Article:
At least 23 children have been killed in protests in Iran

At least 23 children have been killed in the demonstrations in Iran as a result of violent intervention by the authorities. It shows once again that the authorities are doing everything they can to put down the protests.

The demonstrations in Iran erupted after the death of 22-year-old Jina Mahsa Amini in detention on September 16, 2022. They grew into large-scale protests across the country, which many believe is a major uprising against the Islamic Republic.

In a detailed statement, Amnesty International lists the names of 23 young victims of fatal violence during protests between 20 and 30 September 2022. Among the victims are 20 boys between the ages of 11 and 17; and three girls between 16 and 17 years old. Most of the boys were killed by bullets from the security forces. Two boys died after being shot at close range with metal bullets, and three girls and a boy died after being beaten to death by security forces.

16% of those killed are children

Children make up 16 percent of the total number of protesters and bystanders killed by Amnesty International. The organization has so far confirmed the names and details of 144 men, women and children killed by Iranian security forces between 19 September and 3 October 2022, including individuals whose names Amnesty International has been able to identify. The organization believes the true death toll may be higher and continues to investigate.

Iran’s security forces have already killed at least 23 children in an attempt to break the spirit of resistance among the country’s brave youth. If the international community were a person, how would it face these children and their parents? He would be ashamed of the lack of action against these systematic crimes and gross human rights violations committed by the Iranian authorities with impunity, says Amnesty International’s Heba Morayef.

“The Iranian authorities are ignoring all calls to stop this illegal use of force and those responsible for the illegal killing, enforced disappearances, torture and ill-treatment of protesters, bystanders and detainees. The price of this systematic impunity is paid in human lives, including the lives of children . The member states of the UN Human Rights Council should soon hold a special session and adopt a resolution to launch independent investigations into Iran.”

Ten of the young victims belonged to Iran’s oppressed Balochi minority group. They were killed by security forces in Sistan and Balochistan provinces on the deadliest day of the protests, September 30. Evidence collected by Amnesty International shows that at least seven children killed in the town of Zahedan were hit in the heart, head or other vital organs.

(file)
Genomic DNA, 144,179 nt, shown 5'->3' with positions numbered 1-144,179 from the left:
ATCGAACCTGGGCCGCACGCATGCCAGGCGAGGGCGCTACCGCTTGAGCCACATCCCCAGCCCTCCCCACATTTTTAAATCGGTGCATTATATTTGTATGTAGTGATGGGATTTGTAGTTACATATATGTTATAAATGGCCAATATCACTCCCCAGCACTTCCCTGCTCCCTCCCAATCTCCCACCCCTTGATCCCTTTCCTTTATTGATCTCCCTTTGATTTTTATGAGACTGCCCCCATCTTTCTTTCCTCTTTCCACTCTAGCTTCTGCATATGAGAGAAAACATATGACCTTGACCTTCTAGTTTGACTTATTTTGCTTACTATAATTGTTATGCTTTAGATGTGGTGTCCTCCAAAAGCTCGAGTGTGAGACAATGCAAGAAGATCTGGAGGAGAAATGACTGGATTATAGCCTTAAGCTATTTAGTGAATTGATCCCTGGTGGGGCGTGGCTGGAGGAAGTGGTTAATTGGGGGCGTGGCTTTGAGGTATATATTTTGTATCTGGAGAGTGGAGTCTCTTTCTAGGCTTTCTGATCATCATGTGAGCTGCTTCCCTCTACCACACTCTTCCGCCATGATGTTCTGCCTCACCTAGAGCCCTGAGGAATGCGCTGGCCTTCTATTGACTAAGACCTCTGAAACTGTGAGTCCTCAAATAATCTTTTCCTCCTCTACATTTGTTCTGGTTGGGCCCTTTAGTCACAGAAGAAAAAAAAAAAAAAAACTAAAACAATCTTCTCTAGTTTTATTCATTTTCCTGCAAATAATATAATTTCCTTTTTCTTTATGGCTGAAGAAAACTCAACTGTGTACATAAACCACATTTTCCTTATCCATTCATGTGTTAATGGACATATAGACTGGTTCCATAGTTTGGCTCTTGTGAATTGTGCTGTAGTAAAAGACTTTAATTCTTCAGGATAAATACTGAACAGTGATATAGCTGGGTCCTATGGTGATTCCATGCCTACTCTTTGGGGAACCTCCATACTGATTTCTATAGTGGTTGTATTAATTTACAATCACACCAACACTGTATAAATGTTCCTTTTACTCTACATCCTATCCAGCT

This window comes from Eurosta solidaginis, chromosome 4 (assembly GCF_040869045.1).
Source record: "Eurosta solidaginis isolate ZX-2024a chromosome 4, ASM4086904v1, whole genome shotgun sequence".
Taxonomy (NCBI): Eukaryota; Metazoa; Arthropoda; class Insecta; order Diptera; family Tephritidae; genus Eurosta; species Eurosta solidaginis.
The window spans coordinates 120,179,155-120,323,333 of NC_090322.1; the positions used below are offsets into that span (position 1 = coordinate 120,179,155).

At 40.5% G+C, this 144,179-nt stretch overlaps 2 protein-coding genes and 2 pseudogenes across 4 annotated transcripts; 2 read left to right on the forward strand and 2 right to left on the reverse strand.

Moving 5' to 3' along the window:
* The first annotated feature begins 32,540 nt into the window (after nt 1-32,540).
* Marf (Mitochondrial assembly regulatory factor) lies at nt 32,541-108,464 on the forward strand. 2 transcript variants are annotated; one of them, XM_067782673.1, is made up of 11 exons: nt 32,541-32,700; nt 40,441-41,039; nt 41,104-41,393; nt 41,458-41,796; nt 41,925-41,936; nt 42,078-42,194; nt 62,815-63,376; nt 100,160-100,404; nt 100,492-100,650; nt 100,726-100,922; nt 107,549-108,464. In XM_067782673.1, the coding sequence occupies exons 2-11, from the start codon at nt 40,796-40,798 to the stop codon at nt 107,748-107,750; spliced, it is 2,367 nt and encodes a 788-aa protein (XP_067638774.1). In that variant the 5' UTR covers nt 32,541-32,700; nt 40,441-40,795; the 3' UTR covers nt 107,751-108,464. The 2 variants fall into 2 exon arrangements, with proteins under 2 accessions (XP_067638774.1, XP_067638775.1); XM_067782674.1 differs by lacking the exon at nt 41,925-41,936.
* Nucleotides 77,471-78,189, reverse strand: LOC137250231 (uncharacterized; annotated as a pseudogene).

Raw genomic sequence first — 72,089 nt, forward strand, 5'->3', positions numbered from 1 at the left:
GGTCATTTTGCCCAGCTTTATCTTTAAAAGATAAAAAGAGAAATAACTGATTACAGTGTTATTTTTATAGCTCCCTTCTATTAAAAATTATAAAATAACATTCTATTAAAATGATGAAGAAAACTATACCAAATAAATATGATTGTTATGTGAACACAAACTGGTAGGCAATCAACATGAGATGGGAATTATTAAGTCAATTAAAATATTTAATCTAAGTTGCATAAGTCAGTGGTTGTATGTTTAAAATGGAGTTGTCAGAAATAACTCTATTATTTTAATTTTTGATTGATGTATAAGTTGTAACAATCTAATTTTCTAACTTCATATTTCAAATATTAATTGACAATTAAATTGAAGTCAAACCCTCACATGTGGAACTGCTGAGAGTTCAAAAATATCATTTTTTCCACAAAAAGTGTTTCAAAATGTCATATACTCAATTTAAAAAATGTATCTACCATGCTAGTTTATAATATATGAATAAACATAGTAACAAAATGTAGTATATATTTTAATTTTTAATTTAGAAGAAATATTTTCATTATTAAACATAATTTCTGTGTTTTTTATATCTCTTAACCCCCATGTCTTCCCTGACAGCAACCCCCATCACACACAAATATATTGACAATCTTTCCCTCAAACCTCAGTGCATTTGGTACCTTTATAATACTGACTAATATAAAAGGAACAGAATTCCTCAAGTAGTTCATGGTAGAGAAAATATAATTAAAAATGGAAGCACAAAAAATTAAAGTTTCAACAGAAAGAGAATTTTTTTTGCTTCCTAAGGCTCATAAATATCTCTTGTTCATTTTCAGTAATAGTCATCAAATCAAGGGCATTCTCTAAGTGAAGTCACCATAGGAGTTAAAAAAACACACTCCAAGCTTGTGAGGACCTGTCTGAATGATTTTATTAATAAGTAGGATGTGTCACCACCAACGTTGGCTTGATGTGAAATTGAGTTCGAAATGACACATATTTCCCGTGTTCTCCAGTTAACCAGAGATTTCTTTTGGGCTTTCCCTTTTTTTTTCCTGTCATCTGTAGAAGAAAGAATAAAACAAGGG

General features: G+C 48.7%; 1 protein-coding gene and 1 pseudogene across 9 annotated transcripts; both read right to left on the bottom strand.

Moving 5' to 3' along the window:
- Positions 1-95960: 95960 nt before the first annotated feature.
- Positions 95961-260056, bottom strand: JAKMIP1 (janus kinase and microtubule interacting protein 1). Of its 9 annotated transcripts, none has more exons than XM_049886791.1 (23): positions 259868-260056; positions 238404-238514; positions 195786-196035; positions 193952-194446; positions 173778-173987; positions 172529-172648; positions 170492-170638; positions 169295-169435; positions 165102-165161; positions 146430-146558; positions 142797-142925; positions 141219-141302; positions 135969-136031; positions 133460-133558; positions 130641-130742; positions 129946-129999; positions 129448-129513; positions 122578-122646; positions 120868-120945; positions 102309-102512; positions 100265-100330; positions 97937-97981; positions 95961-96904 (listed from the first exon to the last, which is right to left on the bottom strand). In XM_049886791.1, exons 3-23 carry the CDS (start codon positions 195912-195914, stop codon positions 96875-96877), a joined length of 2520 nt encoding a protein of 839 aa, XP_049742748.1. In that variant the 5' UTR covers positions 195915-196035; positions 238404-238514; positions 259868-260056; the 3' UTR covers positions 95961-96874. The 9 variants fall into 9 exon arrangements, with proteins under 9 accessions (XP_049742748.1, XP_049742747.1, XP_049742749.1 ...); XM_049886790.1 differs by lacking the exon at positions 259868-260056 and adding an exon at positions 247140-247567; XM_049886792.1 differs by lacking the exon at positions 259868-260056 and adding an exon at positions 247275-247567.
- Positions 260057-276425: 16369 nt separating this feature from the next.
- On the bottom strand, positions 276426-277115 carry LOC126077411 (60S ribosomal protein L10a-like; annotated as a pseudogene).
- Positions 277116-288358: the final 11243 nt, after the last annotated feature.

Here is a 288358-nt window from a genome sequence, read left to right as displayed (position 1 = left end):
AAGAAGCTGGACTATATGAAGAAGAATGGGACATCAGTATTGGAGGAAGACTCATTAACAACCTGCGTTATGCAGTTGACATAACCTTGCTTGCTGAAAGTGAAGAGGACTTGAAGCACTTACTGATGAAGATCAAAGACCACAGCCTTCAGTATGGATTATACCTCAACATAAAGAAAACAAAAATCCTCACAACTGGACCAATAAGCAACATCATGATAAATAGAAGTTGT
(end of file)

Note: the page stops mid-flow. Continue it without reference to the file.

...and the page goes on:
According to reliable sources and audiovisual evidence, one of them, 11-year-old Javad Pousheh, was shot in the back of the head during a violent crackdown on protests after Friday prayers outside a police station. The bullet exited through his right cheek and left a large hole in his face.

The other thirteen children died in the provinces of Tehran (5), West Azerbaijan (4), Alborz (1), Kermanshah (1), Kohgilouyeh and Bouyer Ahmad (1) and Zanjan (1). Two of the victims were Afghan nationals – a 14-year-old boy, Mohammad Reza Sarvari, and a 17-year-old girl, Setareh Tajik.

The authorities are spreading false stories

On October 7, 2022, the lawyer for Mohammad Reza Sarvari—who was shot dead on September 21 during protests in Shahr-e Rey—published a copy of the funeral certificate online, describing the cause of death as “bleeding and crushed brain tissue” caused by “a rapid moving projectile The lawyer felt compelled to share this because of the authorities’ stories in the state media and because of statements by the authorities calling the cause of death of children killed by security force violence ‘suicide’.

Amir Mehdi Farrokhipour, 17, was hit by metal bullets during protests in Tehran on 28 September. According to reliable sources, he would have died from a gunshot wound to the chest. The security service forced his father to record a video statement that his son had been killed in a car accident. If he didn’t, he or his daughters would be killed.

The truth was also obscured by the authorities in the cases of 16-year-old Nika Shakarami and Sarina Esmailzadeh. The girls died after the officers hit them in the head. Security forces intimidated and harassed the girls’ families, forcing them to record a video repeating the official story that their children committed ‘suicide’ by jumping from a roof.


These recent protests in Iran have been surrounded by a deep crisis of systematic impunity for the most serious crimes under international law, which has long been prevalent in the country. The UN Human Rights Council has so far not handled this crisis well. International investigative procedures are desperately needed to collect and analyze evidence of these serious crimes and human rights violations. Those responsible for this should be prosecuted.

“The Iranian authorities intimidate the victims’ families so they can hide the truth that the authorities have their children’s blood on their hands. This clearly shows that all paths to truth and justice in the country itself have been closed,” said Heba Morayef.


Amnesty International revealed that Iran’s Supreme Military Command has ordered military commanders in all provinces to “seriously confront” protesters. The organization also documented the deployment of the widespread use of lethal force and firearms by Iranian security forces who wanted to kill protesters or should have known that their use of firearms would kill them.

Iranian authorities have previously responded to protests with a similar use of illegal force and lethal force. This killed hundreds of people, including at least 21 children, in protests in November 2019.

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